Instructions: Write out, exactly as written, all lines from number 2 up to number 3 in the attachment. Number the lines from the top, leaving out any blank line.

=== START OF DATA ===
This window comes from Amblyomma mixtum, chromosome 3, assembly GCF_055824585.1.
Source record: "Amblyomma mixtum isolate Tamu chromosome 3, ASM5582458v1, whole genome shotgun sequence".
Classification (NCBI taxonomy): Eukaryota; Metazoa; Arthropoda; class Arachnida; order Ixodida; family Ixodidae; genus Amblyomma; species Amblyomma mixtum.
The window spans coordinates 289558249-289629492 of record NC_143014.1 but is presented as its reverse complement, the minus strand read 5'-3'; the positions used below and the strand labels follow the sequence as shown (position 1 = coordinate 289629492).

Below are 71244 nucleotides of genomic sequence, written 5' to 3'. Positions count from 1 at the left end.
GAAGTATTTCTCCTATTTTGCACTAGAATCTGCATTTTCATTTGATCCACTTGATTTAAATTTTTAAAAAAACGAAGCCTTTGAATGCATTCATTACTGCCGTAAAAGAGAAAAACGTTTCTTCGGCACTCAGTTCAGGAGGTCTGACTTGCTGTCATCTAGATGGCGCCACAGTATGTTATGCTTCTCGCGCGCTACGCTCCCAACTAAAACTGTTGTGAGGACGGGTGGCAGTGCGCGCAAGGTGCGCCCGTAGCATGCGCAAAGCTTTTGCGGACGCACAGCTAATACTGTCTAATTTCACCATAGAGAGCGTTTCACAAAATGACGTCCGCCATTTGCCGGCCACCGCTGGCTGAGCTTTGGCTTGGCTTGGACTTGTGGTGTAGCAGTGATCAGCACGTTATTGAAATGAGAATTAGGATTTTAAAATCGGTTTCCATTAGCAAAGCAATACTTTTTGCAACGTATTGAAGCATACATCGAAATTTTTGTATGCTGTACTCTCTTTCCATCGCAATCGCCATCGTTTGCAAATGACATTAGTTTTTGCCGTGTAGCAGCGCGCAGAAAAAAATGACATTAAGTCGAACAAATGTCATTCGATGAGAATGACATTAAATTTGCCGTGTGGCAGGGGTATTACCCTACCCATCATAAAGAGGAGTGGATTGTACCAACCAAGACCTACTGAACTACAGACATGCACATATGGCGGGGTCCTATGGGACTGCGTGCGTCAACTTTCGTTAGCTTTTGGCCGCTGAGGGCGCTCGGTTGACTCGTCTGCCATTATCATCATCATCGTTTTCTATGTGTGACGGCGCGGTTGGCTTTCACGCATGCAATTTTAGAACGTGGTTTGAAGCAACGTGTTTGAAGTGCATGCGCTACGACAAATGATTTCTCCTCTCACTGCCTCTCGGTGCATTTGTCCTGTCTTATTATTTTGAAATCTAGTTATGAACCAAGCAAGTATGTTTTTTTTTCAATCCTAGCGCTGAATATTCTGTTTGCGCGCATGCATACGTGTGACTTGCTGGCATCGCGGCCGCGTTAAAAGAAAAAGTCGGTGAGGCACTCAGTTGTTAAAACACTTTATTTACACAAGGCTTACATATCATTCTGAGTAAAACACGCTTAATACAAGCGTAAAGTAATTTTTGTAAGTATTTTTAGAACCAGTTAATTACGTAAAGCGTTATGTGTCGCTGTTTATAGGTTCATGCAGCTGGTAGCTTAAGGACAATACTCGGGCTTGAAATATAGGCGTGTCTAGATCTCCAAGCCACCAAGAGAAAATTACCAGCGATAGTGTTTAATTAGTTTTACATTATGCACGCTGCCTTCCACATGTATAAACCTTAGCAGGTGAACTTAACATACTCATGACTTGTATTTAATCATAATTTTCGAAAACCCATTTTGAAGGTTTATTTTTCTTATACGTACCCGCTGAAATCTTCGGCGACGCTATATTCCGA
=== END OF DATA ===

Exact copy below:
Source record: "Amblyomma mixtum isolate Tamu chromosome 3, ASM5582458v1, whole genome shotgun sequence".
Classification (NCBI taxonomy): Eukaryota; Metazoa; Arthropoda; class Arachnida; order Ixodida; family Ixodidae; genus Amblyomma; species Amblyomma mixtum.